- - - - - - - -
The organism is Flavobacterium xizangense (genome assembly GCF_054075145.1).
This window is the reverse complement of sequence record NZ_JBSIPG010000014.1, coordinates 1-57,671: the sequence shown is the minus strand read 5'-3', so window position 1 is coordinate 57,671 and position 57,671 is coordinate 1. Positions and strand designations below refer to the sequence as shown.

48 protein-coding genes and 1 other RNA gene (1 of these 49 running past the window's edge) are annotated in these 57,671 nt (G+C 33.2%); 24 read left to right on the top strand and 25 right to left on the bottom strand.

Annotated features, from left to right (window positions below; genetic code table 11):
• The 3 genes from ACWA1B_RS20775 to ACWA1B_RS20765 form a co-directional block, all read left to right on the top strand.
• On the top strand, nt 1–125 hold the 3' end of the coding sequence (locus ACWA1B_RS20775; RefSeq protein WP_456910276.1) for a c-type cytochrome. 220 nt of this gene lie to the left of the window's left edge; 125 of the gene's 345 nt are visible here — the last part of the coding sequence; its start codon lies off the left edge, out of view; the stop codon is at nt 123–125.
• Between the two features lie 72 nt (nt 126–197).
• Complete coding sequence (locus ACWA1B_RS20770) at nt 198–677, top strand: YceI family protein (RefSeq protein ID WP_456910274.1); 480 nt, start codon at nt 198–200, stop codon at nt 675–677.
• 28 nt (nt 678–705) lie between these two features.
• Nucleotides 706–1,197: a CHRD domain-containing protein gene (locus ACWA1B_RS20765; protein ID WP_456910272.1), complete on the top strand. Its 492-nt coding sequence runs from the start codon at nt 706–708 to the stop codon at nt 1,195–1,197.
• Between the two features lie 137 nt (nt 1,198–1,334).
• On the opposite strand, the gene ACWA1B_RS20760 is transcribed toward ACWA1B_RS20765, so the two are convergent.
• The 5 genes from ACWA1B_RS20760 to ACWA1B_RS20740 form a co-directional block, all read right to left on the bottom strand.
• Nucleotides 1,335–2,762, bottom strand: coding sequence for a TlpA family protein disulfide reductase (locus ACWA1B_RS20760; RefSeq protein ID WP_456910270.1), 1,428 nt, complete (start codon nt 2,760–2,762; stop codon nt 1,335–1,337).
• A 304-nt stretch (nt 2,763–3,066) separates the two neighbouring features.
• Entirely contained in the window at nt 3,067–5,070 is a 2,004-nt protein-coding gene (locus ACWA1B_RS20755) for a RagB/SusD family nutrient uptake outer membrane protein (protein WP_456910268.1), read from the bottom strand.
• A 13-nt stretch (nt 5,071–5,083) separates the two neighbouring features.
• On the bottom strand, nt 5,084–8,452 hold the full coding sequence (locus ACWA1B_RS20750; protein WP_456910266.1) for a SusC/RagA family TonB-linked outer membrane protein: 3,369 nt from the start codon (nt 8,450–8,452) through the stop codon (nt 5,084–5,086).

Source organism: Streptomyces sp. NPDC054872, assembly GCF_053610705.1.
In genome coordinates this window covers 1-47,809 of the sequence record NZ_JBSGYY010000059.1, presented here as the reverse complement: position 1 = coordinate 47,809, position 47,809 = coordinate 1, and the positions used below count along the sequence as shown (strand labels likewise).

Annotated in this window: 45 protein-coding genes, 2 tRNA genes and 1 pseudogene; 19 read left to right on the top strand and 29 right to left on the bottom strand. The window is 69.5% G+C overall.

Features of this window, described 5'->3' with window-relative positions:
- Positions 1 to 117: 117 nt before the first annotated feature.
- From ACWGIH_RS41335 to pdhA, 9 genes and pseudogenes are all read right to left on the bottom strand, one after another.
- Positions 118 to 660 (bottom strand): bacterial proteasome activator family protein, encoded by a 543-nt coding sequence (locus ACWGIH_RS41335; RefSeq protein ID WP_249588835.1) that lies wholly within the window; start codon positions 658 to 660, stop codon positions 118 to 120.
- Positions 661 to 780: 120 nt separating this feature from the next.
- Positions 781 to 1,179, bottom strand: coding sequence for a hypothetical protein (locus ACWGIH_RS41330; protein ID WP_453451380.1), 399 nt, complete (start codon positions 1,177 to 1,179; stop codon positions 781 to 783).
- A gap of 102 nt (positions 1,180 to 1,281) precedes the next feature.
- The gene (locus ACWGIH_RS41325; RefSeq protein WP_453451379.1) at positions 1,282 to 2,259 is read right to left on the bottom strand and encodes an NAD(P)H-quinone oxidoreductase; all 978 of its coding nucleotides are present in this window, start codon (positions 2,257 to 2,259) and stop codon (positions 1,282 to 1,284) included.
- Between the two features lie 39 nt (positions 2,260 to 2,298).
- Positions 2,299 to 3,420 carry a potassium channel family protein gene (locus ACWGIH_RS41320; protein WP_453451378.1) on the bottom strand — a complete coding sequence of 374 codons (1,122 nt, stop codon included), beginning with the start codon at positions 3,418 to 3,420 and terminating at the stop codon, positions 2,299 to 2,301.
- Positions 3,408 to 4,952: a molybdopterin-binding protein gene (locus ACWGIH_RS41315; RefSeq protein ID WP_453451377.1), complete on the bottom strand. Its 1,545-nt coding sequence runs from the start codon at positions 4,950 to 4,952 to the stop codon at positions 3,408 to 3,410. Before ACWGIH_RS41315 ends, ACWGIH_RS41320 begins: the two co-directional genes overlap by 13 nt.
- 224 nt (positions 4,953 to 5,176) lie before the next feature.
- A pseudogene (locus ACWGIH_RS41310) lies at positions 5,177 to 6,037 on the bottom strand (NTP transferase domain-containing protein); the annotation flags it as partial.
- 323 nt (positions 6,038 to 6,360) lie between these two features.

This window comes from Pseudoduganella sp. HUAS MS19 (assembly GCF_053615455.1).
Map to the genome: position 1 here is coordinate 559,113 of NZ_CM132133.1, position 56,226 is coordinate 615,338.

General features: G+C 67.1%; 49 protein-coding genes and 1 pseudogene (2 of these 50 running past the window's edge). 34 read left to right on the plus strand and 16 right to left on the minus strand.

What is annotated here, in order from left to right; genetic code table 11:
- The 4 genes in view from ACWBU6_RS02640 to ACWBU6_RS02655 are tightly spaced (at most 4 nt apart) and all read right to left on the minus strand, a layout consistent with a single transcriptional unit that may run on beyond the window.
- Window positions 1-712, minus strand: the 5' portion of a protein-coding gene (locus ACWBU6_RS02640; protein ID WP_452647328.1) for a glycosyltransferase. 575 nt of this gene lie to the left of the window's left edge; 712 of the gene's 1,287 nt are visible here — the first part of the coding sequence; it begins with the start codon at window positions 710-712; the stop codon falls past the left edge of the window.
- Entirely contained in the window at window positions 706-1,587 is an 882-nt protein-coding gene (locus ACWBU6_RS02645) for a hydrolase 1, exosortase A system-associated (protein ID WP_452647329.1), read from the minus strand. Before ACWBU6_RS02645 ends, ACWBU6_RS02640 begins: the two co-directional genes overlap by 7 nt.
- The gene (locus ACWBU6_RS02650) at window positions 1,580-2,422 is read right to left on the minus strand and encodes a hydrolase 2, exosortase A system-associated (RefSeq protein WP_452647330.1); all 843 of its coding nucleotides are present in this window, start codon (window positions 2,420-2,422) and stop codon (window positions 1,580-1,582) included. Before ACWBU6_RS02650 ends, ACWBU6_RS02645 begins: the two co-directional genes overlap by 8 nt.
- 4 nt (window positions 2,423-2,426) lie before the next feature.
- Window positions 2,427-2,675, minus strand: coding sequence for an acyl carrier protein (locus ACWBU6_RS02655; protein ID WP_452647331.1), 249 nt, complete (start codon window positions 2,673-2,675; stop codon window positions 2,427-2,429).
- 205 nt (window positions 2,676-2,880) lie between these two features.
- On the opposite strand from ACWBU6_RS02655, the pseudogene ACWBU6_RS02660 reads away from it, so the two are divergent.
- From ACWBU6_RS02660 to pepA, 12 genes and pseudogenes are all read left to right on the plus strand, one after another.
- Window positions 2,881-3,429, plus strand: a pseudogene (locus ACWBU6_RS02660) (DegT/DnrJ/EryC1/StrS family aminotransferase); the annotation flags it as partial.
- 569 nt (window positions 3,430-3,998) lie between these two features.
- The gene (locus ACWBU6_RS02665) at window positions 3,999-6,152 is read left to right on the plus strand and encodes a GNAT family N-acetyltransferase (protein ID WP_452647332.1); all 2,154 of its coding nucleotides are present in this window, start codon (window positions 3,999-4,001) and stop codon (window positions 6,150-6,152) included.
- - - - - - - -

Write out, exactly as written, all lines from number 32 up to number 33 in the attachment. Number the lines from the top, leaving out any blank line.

- Positions 3,408 to 4,952: a molybdopterin-binding protein gene (locus ACWGIH_RS41315; RefSeq protein ID WP_453451377.1), complete on the bottom strand. Its 1,545-nt coding sequence runs from the start codon at positions 4,950 to 4,952 to the stop codon at positions 3,408 to 3,410. Before ACWGIH_RS41315 ends, ACWGIH_RS41320 begins: the two co-directional genes overlap by 13 nt.
- 224 nt (positions 4,953 to 5,176) lie before the next feature.